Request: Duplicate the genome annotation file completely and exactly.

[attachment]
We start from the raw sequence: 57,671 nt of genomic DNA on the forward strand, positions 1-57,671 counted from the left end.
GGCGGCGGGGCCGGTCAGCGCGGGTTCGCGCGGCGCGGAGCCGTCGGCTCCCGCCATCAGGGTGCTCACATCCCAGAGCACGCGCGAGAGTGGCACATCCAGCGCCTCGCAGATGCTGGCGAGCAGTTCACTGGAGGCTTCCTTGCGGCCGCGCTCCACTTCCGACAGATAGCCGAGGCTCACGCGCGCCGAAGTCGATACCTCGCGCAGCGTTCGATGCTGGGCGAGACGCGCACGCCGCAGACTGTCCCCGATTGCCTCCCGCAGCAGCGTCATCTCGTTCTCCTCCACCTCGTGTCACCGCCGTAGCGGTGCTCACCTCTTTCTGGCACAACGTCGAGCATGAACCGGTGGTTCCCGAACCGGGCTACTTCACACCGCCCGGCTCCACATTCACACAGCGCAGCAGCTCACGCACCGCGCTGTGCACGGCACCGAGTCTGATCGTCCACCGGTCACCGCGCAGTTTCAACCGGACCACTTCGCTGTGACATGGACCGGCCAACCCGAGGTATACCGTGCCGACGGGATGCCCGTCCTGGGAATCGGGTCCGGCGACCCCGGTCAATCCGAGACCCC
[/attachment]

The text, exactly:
We start from the raw sequence: 57,671 nt of genomic DNA on the forward strand, positions 1-57,671 counted from the left end.
GGCGGCGGGGCCGGTCAGCGCGGGTTCGCGCGGCGCGGAGCCGTCGGCTCCCGCCATCAGGGTGCTCACATCCCAGAGCACGCGCGAGAGTGGCACATCCAGCGCCTCGCAGATGCTGGCGAGCAGTTCACTGGAGGCTTCCTTGCGGCCGCGCTCCACTTCCGACAGATAGCCGAGGCTCACGCGCGCCGAAGTCGATACCTCGCGCAGCGTTCGATGCTGGGCGAGACGCGCACGCCGCAGACTGTCCCCGATTGCCTCCCGCAGCAGCGTCATCTCGTTCTCCTCCACCTCGTGTCACCGCCGTAGCGGTGCTCACCTCTTTCTGGCACAACGTCGAGCATGAACCGGTGGTTCCCGAACCGGGCTACTTCACACCGCCCGGCTCCACATTCACACAGCGCAGCAGCTCACGCACCGCGCTGTGCACGGCACCGAGTCTGATCGTCCACCGGTCACCGCGCAGTTTCAACCGGACCACTTCGCTGTGACATGGACCGGCCAACCCGAGGTATACCGTGCCGACGGGATGCCCGTCCTGGGAATCGGGTCCGGCGACCCCGGTCAATCCGAGACCCC